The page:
The Kansas City VA Medical Center last year was found to have some of the problems that caused heads to roll in Washington and forced extensive changes in the network of hospitals and clinics that serve U.S. veterans.
Most seriously, more than three dozen patients here in need of cardiology treatment were found on an “unauthorized list” that forced them to wait too long for care.
The assertion of Kansas City VA officials that a single clerk was responsible for the problem seemed suspicious from the start. And the claim has become even more dubious now that the targeted employee, NaNette Chaney, is appealing her dismissal and seeking reinstatement at the medical center.
Chaney and her attorney have argued that the methods used to evade a 14-day window to schedule appointments were the same as those used in some other VA hospitals around the country. And they have produced emails and memos that show she received confusing and conflicting instructions on scheduling.
Appointments apparently were backed up when Chaney, a longtime VA employee with stellar performance evaluations, began work in late 2013 as an assistant in the Patient Aligned Care Team, serving cardiology patients.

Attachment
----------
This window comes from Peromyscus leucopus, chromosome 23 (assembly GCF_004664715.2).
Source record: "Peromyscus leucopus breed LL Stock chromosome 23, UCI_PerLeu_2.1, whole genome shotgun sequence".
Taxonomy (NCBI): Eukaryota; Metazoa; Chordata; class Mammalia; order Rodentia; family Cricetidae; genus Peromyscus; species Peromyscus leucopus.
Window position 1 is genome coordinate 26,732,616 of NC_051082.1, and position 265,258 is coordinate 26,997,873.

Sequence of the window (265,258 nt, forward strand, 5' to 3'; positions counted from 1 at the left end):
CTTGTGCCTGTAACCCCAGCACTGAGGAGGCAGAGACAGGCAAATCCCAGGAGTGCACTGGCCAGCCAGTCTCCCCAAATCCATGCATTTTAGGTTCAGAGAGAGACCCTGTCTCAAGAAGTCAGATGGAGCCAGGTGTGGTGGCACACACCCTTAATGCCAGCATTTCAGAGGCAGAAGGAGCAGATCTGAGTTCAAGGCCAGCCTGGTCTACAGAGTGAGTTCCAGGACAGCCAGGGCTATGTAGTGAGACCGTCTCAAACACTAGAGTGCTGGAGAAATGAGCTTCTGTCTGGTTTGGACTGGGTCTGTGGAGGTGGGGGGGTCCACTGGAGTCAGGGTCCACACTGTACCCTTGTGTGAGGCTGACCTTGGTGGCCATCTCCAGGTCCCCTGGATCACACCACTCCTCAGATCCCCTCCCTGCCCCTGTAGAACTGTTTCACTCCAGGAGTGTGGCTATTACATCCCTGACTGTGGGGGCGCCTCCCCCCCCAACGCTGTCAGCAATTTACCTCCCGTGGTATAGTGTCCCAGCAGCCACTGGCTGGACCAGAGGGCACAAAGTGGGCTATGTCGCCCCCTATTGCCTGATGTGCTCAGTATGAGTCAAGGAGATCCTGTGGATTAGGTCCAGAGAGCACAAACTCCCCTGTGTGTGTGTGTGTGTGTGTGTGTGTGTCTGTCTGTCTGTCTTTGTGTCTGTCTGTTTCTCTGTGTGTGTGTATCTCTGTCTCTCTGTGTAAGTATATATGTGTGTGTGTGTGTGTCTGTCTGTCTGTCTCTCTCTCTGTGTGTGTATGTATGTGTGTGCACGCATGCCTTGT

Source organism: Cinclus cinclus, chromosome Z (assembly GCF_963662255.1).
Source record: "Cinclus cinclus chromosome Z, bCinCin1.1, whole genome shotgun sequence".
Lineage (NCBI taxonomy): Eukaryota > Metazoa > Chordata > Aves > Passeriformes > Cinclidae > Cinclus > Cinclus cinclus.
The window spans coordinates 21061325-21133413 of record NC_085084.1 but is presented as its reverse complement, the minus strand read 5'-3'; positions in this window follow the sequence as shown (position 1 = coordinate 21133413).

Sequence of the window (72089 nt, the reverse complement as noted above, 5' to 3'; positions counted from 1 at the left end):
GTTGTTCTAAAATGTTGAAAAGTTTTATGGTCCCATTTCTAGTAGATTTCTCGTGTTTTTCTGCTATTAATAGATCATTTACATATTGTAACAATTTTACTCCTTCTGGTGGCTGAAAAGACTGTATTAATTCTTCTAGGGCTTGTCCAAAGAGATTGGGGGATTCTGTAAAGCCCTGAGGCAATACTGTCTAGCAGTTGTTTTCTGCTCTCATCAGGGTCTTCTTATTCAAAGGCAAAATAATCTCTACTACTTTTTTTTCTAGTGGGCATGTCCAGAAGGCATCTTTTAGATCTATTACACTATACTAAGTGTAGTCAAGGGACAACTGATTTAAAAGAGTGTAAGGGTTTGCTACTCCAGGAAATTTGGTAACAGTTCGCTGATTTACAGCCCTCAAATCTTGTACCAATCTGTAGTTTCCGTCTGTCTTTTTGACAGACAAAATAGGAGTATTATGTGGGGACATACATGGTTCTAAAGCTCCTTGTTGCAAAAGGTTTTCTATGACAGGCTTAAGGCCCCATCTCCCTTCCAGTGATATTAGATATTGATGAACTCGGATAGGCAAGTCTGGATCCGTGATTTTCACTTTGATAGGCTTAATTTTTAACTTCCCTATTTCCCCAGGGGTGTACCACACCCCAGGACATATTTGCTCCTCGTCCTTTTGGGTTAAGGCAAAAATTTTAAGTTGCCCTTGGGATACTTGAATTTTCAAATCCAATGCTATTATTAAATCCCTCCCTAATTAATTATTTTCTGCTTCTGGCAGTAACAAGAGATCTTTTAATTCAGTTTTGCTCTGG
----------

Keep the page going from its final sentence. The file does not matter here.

Her story, as reported in The Star this week, is that she complained frequently about the scheduling problems, which made her a convenient scapegoat when the scandal broke.
Situations like this are usually complex and best sorted out by a judge, which is what is going on right now. And regardless of how Chaney’s case turns out, Kansas City’s VA Medical Center owes it to the public and patients to conduct an honest evaluation of what went wrong and how to prevent scheduling delays in the future.